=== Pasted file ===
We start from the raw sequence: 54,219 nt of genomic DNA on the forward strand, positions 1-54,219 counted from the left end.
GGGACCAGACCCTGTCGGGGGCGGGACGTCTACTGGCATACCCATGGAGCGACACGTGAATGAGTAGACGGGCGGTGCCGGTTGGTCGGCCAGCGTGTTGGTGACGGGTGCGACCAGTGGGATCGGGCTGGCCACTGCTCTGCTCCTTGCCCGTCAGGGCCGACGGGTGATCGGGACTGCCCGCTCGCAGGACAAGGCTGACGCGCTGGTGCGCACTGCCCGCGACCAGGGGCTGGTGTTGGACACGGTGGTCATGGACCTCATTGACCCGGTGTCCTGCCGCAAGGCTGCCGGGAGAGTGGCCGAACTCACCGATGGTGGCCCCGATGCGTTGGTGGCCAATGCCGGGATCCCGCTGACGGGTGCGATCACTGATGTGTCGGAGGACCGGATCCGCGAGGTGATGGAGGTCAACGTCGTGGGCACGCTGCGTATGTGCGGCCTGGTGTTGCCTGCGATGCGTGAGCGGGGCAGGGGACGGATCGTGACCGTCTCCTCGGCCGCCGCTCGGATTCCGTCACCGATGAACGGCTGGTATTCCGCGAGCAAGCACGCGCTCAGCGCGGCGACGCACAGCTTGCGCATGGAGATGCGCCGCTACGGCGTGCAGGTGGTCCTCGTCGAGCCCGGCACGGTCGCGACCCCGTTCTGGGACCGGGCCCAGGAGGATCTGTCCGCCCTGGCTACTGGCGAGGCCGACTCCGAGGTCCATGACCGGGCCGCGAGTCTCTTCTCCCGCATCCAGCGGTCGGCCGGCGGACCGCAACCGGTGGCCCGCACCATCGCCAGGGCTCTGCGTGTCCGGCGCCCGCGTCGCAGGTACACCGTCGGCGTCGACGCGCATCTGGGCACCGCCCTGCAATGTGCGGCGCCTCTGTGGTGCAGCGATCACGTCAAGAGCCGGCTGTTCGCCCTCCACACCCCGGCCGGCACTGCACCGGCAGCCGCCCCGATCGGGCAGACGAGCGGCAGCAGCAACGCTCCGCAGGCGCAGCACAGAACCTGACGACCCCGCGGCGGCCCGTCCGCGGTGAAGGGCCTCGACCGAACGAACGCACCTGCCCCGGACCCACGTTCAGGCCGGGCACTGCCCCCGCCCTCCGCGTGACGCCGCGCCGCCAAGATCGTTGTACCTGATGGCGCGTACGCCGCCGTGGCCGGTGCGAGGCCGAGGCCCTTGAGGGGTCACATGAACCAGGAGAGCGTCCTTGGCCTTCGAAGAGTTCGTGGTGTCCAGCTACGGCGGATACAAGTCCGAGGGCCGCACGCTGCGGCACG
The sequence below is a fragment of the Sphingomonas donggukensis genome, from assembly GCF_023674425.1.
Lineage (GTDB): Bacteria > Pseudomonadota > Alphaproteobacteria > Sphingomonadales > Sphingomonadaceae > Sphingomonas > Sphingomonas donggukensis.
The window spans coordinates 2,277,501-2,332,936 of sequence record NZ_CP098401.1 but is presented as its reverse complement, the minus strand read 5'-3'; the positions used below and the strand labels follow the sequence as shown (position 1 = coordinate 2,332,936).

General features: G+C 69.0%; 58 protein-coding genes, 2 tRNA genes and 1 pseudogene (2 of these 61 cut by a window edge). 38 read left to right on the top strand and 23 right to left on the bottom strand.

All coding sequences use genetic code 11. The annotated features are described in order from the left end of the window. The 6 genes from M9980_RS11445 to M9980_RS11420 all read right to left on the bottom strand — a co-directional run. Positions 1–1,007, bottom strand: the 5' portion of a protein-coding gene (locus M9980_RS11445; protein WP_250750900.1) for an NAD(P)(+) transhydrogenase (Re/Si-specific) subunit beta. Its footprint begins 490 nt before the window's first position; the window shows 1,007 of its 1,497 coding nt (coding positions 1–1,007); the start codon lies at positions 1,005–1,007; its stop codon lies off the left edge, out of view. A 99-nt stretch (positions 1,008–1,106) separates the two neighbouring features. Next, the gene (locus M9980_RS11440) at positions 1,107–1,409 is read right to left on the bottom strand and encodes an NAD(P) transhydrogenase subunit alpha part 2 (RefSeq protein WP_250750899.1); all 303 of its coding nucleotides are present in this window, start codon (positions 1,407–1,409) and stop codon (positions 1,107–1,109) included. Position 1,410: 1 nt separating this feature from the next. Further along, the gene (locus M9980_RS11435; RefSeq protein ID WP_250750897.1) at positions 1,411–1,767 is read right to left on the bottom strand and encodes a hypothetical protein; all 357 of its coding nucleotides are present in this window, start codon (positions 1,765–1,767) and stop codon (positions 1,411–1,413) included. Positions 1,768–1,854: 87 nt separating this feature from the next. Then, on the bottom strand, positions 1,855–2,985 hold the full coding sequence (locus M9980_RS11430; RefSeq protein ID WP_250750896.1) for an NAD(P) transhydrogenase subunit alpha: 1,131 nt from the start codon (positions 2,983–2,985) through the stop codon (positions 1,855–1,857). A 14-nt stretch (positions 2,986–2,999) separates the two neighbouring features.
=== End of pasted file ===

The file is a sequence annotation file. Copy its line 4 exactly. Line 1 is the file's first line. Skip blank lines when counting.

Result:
Lineage (GTDB): Bacteria > Pseudomonadota > Alphaproteobacteria > Sphingomonadales > Sphingomonadaceae > Sphingomonas > Sphingomonas donggukensis.